I found the story of Hanna and Alec to be less developed and less interesting as it almost entirely revolved around Hanna searching for the connection between her and Anna. She spent a lot of time reading a journal and researching things she found in the journal, as well as the history of a candlestick. Therefore this story line did not hold my interest as much, and I wasn’t as invested in the lives of Hanna and Alec. I was, however, invested in the character of Hanna’s grandmother, whom I believe Ms. Ostroff did a good job of developing. As a matter of fact, one of the chapters about Hanna’s life ended with a cliffhanger in regard to her grandmother, and though the next chapter was about Anna, I bypassed it long enough to read the first scene of the next chapter that was about Hanna to find out about her grandmother, then I flipped back to read the chapter on Anna.

Overall I felt that the story was unbalanced because there was so much focus on Anna’s story and much less on Hanna’s story. I learned so much about Anna and her personality and life that she was very real to me. I loved and cared about her. I felt much less interest in Hanna and very little connection to her. I never came to love or care for her as I did for Anna throughout this story.

I was a little disappointed at the end of the story. I felt that certain things were unfinished. Then I read that there will be a sequel to Caledonia. The first chapter of On the Edge of a Precipice is included at the end of Caledonia, and I couldn’t help but wonder how Ms. Ostroff will write an effective sequel, as it seems to me that there’s not much left for her to tell of Anna’s story because she did such a thorough job of covering the historical story line in Caledonia. However, I will be looking for the sequel to see what else I can learn about Anna and further Scottish history.

For those of you who choose to read clean fiction, I will say that there are some mildly explicit sexual scenes in this book. There are also a few places where profanity is used.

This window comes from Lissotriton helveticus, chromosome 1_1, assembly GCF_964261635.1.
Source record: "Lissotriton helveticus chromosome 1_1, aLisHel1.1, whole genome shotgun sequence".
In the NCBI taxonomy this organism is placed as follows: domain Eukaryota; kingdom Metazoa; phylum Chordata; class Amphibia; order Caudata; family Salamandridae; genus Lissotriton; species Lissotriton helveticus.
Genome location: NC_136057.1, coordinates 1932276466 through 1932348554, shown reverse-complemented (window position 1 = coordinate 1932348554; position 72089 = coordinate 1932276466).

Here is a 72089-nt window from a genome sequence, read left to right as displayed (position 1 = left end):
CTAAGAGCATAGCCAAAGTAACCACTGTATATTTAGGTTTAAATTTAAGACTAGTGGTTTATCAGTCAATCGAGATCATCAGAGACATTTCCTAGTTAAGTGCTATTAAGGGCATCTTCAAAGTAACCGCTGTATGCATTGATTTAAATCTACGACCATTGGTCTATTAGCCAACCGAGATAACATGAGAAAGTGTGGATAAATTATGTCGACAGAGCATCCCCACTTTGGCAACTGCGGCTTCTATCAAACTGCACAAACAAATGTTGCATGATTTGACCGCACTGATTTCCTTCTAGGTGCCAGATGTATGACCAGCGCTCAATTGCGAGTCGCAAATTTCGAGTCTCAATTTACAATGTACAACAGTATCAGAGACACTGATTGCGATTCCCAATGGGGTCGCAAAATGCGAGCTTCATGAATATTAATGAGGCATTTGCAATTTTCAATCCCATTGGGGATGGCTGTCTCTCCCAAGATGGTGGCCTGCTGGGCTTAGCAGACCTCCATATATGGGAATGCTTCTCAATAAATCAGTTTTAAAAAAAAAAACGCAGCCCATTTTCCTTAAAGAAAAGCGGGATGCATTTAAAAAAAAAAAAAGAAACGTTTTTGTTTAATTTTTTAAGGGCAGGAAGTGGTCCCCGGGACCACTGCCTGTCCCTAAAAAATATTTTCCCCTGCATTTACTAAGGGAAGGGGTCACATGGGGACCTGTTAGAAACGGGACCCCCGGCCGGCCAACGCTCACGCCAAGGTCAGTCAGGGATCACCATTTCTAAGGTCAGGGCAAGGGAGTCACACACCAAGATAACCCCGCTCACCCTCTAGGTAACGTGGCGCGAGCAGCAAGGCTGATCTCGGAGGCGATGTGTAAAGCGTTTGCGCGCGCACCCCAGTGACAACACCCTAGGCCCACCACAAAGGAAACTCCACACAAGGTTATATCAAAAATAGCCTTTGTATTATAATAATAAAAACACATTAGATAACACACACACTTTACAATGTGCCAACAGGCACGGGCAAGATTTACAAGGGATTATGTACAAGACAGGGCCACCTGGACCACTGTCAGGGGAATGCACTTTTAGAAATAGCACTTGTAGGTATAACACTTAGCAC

The Writing Desk by Rachel Hauck

In the past couple years, I’ve heard about a new style of historical fiction stories. The authors weave an historical fiction story and a contemporary fiction story and put them in the same book, and there’s something that connects the historical with the contemporary. The Writing Desk by Rachel Hauck is one of those stories and it is the first story like it that I have read.

The historical story follows the life of a young woman named, Birdie, who is from a prominent American family during the Gilded Age. She is a free-thinking independent woman, but her parents try to force her to marry a man she doesn’t love, so that the two will be even more wealthy, and put Birdie at the height of society. Her mother is much more adamant about it than her father. However, Birdie wants to marry for love, and she wants to write stories.

The contemporary story follows the life of a young woman who wrote a book in the midst of her grief over the death of her father, and it quickly becomes a New York Times Bestseller. Therefore, Tenley is pressured to write another one, but she is paralyzed by writer’s block and struggles with her emotions and who she really is. Then her mother, who deserted her twenty years ago, calls and announces she has cancer and needs Tenley to come to Florida to take care of her. However, the man Tenley has been involved with gives her an engagement ring and asks her to marry him, and he invites her to go to Paris to write.